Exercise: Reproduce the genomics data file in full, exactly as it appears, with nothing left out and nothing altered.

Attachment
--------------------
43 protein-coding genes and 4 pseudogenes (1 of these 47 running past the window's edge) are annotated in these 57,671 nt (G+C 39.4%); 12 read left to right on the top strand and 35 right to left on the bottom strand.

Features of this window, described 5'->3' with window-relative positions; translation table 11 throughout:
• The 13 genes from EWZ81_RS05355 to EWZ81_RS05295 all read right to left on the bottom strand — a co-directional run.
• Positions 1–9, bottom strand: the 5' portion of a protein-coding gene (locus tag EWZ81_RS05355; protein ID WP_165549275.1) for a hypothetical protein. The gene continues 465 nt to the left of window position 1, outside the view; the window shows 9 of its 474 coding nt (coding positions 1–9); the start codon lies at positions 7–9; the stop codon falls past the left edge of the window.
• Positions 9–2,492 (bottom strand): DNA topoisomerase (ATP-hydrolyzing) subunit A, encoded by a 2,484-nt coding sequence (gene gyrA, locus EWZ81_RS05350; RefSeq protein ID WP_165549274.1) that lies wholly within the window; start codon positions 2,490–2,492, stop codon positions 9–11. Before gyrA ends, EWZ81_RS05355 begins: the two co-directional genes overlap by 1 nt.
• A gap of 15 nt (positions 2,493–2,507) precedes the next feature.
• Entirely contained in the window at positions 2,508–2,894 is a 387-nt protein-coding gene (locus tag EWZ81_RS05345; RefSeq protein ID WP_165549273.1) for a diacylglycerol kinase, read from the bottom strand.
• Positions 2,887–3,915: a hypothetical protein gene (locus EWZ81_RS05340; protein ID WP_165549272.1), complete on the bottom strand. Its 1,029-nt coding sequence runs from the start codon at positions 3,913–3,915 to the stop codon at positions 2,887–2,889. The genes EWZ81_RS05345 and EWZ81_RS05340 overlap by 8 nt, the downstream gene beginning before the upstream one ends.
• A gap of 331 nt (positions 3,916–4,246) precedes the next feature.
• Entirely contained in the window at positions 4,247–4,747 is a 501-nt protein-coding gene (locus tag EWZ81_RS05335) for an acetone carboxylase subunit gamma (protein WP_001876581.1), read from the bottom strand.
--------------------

43 protein-coding genes and 4 pseudogenes (1 of these 47 running past the window's edge) are annotated in these 57,671 nt (G+C 39.4%); 12 read left to right on the top strand and 35 right to left on the bottom strand.

Features of this window, described 5'->3' with window-relative positions; translation table 11 throughout:
• The 13 genes from EWZ81_RS05355 to EWZ81_RS05295 all read right to left on the bottom strand — a co-directional run.
• Positions 1–9, bottom strand: the 5' portion of a protein-coding gene (locus tag EWZ81_RS05355; protein ID WP_165549275.1) for a hypothetical protein. The gene continues 465 nt to the left of window position 1, outside the view; the window shows 9 of its 474 coding nt (coding positions 1–9); the start codon lies at positions 7–9; the stop codon falls past the left edge of the window.
• Positions 9–2,492 (bottom strand): DNA topoisomerase (ATP-hydrolyzing) subunit A, encoded by a 2,484-nt coding sequence (gene gyrA, locus EWZ81_RS05350; RefSeq protein ID WP_165549274.1) that lies wholly within the window; start codon positions 2,490–2,492, stop codon positions 9–11. Before gyrA ends, EWZ81_RS05355 begins: the two co-directional genes overlap by 1 nt.
• A gap of 15 nt (positions 2,493–2,507) precedes the next feature.
• Entirely contained in the window at positions 2,508–2,894 is a 387-nt protein-coding gene (locus tag EWZ81_RS05345; RefSeq protein ID WP_165549273.1) for a diacylglycerol kinase, read from the bottom strand.
• Positions 2,887–3,915: a hypothetical protein gene (locus EWZ81_RS05340; protein ID WP_165549272.1), complete on the bottom strand. Its 1,029-nt coding sequence runs from the start codon at positions 3,913–3,915 to the stop codon at positions 2,887–2,889. The genes EWZ81_RS05345 and EWZ81_RS05340 overlap by 8 nt, the downstream gene beginning before the upstream one ends.
• A gap of 331 nt (positions 3,916–4,246) precedes the next feature.
• Entirely contained in the window at positions 4,247–4,747 is a 501-nt protein-coding gene (locus tag EWZ81_RS05335) for an acetone carboxylase subunit gamma (protein WP_001876581.1), read from the bottom strand.